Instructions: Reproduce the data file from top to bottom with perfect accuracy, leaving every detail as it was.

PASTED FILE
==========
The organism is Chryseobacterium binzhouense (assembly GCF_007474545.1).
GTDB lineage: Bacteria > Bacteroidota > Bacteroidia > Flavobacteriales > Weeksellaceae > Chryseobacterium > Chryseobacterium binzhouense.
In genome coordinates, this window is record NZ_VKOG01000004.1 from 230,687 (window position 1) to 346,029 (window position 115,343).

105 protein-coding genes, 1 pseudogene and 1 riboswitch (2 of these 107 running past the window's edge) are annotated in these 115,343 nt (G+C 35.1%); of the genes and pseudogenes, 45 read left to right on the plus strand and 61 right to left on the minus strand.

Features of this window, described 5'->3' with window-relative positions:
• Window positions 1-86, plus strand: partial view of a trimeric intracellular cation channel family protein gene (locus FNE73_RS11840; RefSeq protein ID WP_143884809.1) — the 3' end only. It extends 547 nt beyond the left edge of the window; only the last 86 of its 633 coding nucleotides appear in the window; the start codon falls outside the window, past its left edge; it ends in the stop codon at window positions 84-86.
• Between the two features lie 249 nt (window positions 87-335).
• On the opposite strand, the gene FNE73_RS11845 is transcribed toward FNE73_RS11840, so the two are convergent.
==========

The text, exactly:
The organism is Chryseobacterium binzhouense (assembly GCF_007474545.1).
GTDB lineage: Bacteria > Bacteroidota > Bacteroidia > Flavobacteriales > Weeksellaceae > Chryseobacterium > Chryseobacterium binzhouense.
In genome coordinates, this window is record NZ_VKOG01000004.1 from 230,687 (window position 1) to 346,029 (window position 115,343).

105 protein-coding genes, 1 pseudogene and 1 riboswitch (2 of these 107 running past the window's edge) are annotated in these 115,343 nt (G+C 35.1%); of the genes and pseudogenes, 45 read left to right on the plus strand and 61 right to left on the minus strand.

Features of this window, described 5'->3' with window-relative positions:
• Window positions 1-86, plus strand: partial view of a trimeric intracellular cation channel family protein gene (locus FNE73_RS11840; RefSeq protein ID WP_143884809.1) — the 3' end only. It extends 547 nt beyond the left edge of the window; only the last 86 of its 633 coding nucleotides appear in the window; the start codon falls outside the window, past its left edge; it ends in the stop codon at window positions 84-86.
• Between the two features lie 249 nt (window positions 87-335).
• On the opposite strand, the gene FNE73_RS11845 is transcribed toward FNE73_RS11840, so the two are convergent.